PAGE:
The answer is short and sweet: reduce the number of sodium-heavy meat alternatives, and go back to the basics. A lot of the staple items of a balanced vegan diet are protein-heavy, low in sodium, and cost efficient to boot.



Vegan protein sources sodium content list


Vegan meat alternatives sodium content list

When we’re talking about any group of foods, we want to remain cognizant of the highlighted word mentioned at the beginning of this article: Moderation.


There is no immediate need to clear out your fridge drawers and boycott the vegan alternatives section (unless you feel compelled to.) These products taste good, and they serve a crucial purpose in helping folks see what fantastic options exist when they step away from consuming animals.

You can get all the protein you need, through incorporating more whole-foods sources, which will kick almost all concerns around excess sodium consumption to the curb. Go ahead and keep that special package of veg ‘meat’ around, just don’t eat it everyday, all day. This is an opportunity to expand ingredients, dishes, save some money while you’re at, and help ensure your health and longevity with a few easy swaps.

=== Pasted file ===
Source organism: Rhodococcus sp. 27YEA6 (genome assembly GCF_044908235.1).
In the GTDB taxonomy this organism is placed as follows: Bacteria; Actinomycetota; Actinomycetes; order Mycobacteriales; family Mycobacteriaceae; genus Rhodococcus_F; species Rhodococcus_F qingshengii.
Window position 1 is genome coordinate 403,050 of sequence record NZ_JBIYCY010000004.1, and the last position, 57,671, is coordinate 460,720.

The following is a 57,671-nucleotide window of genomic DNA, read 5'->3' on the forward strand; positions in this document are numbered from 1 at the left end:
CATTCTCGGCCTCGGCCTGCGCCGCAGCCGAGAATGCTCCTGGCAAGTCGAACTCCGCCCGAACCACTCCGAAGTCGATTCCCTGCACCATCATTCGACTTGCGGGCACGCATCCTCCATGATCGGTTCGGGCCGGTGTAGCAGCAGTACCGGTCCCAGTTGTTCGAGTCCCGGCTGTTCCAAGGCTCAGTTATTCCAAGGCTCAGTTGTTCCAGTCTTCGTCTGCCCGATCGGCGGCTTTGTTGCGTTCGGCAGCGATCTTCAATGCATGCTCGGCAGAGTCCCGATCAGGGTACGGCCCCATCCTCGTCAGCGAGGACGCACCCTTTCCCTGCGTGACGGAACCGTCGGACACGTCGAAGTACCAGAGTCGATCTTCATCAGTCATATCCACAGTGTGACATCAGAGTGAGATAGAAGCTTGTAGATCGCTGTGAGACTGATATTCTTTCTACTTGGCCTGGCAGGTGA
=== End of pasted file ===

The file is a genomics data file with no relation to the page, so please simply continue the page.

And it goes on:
Keep calm, and protein on!

Want to easily calculate your protein needs? Try our vegan protein calculator.


Resources


http://www.actiononsalt.org.uk


https://www.womenshealthmag.com/food/a27410265/what-is-seitan


https://www.eatright.org/food/nutrition/nutrition-facts-and-food-labels/is-sodium-the-same-thing-as-salt


https://www.canada.ca/en/health-canada/services/publications/food-nutrition/sodium-intake-canadians-2017.html


https://www.canada.ca/en/health-canada/services/food-nutrition/healthy-eating/sodium.html


www.thespruceeats.com